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From Jail Cell to 'Debtor's Prison,' WA Former Felons Pay for Voting Rights

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Weekly Voting Rights News Update

This an entry in a series of blogs to keep people informed on current election reform and voting rights issues in the news.

Featured Story of the Week:

Opinion: State's system for restoring voter rights unfair, unwieldy – The Seattle Times

"Once they have served their time, withholding certain rights due to fines becomes a virtual debtors' prison," Washington Gov. Christine Gregoire said after the state's re-enfranchisement law was upheld by the Supreme Court a few weeks ago. Gregoire's point was further emphasized this week in a Seattle Times opinion piece by the state American Civil Liberties Union executive director, Kathleen Taylor: “In practice, this means a wealthy citizen may be able to vote again almost immediately; a citizen who cannot afford to pay the financial portions of the sentence right away may wait many years, maybe forever, to vote again.” With the presidential election approaching, felon disenfranchisement laws are a major issue to focus on and, hopefully, help change.

The law restores former felon voting rights “only after payment of all court costs and other related financial obligations,” including interest, “which accrues at 12 percent per year.” Further, Taylor called the restoration system “broken” because of its complexity, especially during election times. For starters, records are not updated at the Department of Corrections once an offender is released. That, along with the the lack of interface with voter registration rolls and the accounting systems of the county court clerks (where the payments are made), election officials have trouble figuring out who still owes money, i.e., who may vote.

Statistically, however, it is clear “who” or what groups may not vote. The loss of voting rights has the most drastic affects on low income and minority citizens. “The vast majority of people convicted of crimes in Washington are poor when they enter prison, and are even poorer when they leave,” Taylor wrote. According to the ACLU of Washington website, “more than 90 percent of felony defendants are indigent at the time of charging.” The state's overall felony disenfranchisement rate is 3.6 percent of the state's total voting-age population. However, the greatest impact is seen among the black and Latinos with 17.2 and 10.6 percent of their populations disenfranchised, respectively. This trend isn't just evident in Washington, but other states with strict felon disenfranchisement laws. Based on statistics from the Sentencing Project, we found that nationally, blacks are three and a half times more likely to become disenfranchised than any other disenfranchised population.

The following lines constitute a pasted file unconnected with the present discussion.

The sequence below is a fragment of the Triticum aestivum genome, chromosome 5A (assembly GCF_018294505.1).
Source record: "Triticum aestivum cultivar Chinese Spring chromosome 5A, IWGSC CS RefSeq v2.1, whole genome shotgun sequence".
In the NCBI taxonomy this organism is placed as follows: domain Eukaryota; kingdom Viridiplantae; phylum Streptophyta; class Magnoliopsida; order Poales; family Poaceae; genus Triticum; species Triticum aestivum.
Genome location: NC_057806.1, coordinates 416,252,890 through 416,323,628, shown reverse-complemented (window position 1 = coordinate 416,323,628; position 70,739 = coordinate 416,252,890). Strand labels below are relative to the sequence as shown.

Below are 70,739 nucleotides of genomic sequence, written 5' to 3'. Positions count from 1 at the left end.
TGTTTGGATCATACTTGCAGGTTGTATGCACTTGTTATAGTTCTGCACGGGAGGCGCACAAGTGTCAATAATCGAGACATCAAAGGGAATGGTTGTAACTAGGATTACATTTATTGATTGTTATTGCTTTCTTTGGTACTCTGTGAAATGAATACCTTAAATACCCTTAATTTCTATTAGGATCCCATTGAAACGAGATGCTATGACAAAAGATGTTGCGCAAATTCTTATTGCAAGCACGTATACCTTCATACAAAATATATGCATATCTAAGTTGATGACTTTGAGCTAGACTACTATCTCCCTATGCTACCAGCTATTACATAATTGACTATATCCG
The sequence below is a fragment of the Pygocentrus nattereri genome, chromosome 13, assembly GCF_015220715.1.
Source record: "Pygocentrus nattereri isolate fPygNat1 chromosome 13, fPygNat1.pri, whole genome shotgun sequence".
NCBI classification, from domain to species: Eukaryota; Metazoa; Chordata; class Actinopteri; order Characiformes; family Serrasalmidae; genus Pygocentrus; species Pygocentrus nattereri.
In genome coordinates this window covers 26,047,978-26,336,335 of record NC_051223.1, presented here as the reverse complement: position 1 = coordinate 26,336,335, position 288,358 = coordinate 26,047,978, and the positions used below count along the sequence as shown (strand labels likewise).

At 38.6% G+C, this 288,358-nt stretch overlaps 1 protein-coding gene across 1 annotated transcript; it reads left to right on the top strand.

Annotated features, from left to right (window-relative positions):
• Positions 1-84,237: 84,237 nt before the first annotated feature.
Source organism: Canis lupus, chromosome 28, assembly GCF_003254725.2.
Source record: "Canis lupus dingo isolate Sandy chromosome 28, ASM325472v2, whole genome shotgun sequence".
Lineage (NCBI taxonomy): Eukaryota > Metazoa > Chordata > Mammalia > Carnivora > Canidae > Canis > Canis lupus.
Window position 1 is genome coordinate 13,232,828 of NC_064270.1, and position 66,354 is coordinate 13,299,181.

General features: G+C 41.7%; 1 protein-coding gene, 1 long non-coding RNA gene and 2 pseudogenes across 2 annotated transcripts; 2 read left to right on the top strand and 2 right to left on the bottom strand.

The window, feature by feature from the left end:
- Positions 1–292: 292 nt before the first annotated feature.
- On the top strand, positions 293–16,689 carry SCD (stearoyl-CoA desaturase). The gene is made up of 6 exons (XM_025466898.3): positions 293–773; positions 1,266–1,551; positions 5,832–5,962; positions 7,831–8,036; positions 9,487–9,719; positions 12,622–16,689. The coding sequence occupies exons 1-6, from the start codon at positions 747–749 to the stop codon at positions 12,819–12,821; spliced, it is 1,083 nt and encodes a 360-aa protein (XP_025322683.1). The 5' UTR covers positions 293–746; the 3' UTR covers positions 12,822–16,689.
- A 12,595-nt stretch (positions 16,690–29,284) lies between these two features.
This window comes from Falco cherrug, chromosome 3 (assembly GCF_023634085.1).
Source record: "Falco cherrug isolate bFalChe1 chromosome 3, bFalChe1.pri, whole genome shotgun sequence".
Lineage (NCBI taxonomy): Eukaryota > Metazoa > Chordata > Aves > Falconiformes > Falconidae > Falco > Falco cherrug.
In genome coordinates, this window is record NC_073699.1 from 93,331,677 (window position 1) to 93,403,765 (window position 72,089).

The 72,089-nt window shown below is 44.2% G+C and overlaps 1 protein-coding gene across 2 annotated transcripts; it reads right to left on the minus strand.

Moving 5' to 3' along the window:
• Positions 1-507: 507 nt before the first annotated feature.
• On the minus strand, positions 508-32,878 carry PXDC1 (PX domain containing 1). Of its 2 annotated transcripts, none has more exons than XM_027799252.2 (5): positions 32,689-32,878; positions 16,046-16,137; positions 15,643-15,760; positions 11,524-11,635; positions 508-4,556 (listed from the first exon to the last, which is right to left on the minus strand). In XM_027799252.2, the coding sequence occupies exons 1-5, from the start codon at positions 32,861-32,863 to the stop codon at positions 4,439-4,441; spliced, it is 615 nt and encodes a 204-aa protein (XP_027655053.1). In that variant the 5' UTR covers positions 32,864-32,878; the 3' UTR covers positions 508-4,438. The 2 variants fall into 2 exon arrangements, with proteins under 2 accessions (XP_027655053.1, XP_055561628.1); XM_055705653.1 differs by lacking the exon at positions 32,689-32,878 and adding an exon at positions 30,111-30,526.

As a resolution, Taylor called for automatic restoration to fix the “broken system.” Like nearby states, Oregon and Montana, this would restore the former felon's right to vote once their sentence is completed. About 15 states and the District of Columbia use this system while two – Maine and Vermont – do not disenfranchise felony offenders at all, according to this Project Vote report. The rest restrict former felon voting one way or another, some by prohibiting parolees from voting and others resort to the extreme of permanent disenfranchisement of all offenders.

“Any other system requires election officials to become bogged down in a maze of paperwork, subject to mistakes and second guessing,” Taylor wrote. With lawmakers drafting automatic-restoration bills this past legislative session and the chance for consideration in 2008, Taylor said WA could have the broken system fixed without constitutional amendment. “And, we shouldn't wait to act until after the next major election.”

Project Vote recommends that voting rights be restored to felons upon release from prison. Restoration of the right to vote - regardless of status as a parolee or probationer - should be a fundamental part of an ex-offender's reintegration into society. Consistent policies are necessary to prevent large-scale disenfranchisement not only of the ex-offenders themselves, but also of the communities to which they belong. Society as a whole benefits when a representative government truly represents all citizens.

We’ve provided links below for more information on felon disenfranchisement.

Quick Links:
The Sentencing Project

“Felony Disenfranchisement Laws in the United States.” The Sentencing Project. April 2007.


"Restoring Voting Rights to Former Felons." Project Vote. January 2007. [Note: As of July 1, Maryland changed its restrictive disenfranchisement law and now automatically restores voting rights of all former felons. More here.]

"Court: Felons can't vote until fines paid." The Seattle Times. July 27, 2007.

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